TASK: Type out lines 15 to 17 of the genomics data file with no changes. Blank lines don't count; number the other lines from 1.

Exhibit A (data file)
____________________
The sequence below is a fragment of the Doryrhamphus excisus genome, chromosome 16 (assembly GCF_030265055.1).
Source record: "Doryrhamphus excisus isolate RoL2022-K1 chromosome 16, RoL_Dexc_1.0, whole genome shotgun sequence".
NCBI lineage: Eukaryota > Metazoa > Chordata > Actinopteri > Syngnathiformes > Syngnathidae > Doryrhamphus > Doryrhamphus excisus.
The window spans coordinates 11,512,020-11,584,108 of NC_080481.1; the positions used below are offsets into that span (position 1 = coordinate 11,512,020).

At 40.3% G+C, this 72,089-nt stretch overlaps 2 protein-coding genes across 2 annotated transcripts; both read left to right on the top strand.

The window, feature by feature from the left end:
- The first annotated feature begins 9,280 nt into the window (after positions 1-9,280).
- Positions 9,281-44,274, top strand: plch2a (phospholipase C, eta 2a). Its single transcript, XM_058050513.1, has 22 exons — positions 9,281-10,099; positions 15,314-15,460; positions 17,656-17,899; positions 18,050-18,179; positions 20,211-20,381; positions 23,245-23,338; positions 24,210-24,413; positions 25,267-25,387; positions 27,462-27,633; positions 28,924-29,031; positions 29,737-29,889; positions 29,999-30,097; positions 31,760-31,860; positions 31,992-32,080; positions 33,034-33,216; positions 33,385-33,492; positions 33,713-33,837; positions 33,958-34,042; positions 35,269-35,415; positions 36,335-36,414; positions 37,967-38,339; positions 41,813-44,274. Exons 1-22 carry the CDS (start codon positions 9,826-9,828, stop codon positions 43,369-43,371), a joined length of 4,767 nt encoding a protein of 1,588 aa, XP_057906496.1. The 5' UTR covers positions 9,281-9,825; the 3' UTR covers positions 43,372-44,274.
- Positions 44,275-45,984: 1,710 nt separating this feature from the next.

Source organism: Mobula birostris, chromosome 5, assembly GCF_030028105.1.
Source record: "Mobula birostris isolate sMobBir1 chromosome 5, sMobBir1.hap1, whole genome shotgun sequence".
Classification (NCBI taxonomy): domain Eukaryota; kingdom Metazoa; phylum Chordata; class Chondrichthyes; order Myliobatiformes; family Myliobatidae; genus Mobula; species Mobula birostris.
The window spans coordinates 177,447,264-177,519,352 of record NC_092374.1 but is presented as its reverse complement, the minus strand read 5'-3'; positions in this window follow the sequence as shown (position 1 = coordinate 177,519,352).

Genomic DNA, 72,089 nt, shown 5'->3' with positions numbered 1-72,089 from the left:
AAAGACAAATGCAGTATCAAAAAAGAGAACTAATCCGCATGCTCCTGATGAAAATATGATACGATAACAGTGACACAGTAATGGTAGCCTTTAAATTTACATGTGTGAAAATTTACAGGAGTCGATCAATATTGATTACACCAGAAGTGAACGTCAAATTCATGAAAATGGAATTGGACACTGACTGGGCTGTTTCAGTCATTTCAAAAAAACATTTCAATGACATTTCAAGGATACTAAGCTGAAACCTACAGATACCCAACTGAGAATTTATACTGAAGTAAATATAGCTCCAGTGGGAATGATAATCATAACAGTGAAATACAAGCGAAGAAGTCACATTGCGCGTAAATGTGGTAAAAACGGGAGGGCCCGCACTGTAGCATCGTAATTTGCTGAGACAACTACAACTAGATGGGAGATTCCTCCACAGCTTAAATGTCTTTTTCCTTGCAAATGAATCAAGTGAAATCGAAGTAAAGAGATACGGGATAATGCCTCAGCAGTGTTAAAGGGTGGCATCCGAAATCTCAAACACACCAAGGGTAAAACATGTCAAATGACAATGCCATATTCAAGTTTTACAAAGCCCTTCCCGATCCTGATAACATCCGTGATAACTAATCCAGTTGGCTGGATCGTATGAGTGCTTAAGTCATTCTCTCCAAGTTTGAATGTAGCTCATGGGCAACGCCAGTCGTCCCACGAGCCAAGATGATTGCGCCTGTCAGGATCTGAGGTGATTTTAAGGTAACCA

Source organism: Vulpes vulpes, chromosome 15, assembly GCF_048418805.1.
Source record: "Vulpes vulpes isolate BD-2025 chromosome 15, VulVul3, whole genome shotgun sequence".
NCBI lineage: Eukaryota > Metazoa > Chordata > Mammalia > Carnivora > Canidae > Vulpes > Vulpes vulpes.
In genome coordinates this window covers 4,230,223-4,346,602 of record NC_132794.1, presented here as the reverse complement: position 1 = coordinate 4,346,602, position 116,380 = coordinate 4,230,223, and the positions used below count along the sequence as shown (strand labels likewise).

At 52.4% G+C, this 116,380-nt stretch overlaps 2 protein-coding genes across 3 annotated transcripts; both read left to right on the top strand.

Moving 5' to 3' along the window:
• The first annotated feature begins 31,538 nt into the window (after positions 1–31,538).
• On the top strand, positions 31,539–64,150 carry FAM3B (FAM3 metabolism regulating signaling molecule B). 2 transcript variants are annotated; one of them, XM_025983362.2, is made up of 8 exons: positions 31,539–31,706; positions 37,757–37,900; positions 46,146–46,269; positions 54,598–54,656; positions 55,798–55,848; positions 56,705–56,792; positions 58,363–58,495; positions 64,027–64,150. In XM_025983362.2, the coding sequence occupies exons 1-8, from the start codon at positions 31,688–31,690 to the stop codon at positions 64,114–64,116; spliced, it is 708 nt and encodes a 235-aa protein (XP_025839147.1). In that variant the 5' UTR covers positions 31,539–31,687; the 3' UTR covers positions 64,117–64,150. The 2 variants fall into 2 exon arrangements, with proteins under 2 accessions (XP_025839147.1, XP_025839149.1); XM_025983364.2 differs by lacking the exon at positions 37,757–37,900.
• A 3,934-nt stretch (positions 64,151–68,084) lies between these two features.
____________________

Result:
AAAGACAAATGCAGTATCAAAAAAGAGAACTAATCCGCATGCTCCTGATGAAAATATGATACGATAACAGTGACACAGTAATGGTAGCCTTTAAATTTACATGTGTGAAAATTTACAGGAGTCGATCAATATTGATTACACCAGAAGTGAACGTCAAATTCATGAAAATGGAATTGGACACTGACTGGGCTGTTTCAGTCATTTCAAAAAAACATTTCAATGACATTTCAAGGATACTAAGCTGAAACCTACAGATACCCAACTGAGAATTTATACTGAAGTAAATATAGCTCCAGTGGGAATGATAATCATAACAGTGAAATACAAGCGAAGAAGTCACATTGCGCGTAAATGTGGTAAAAACGGGAGGGCCCGCACTGTAGCATCGTAATTTGCTGAGACAACTACAACTAGATGGGAGATTCCTCCACAGCTTAAATGTCTTTTTCCTTGCAAATGAATCAAGTGAAATCGAAGTAAAGAGATACGGGATAATGCCTCAGCAGTGTTAAAGGGTGGCATCCGAAATCTCAAACACACCAAGGGTAAAACATGTCAAATGACAATGCCATATTCAAGTTTTACAAAGCCCTTCCCGATCCTGATAACATCCGTGATAACTAATCCAGTTGGCTGGATCGTATGAGTGCTTAAGTCATTCTCTCCAAGTTTGAATGTAGCTCATGGGCAACGCCAGTCGTCCCACGAGCCAAGATGATTGCGCCTGTCAGGATCTGAGGTGATTTTAAGGTAACCA

Source organism: Vulpes vulpes, chromosome 15, assembly GCF_048418805.1.
Source record: "Vulpes vulpes isolate BD-2025 chromosome 15, VulVul3, whole genome shotgun sequence".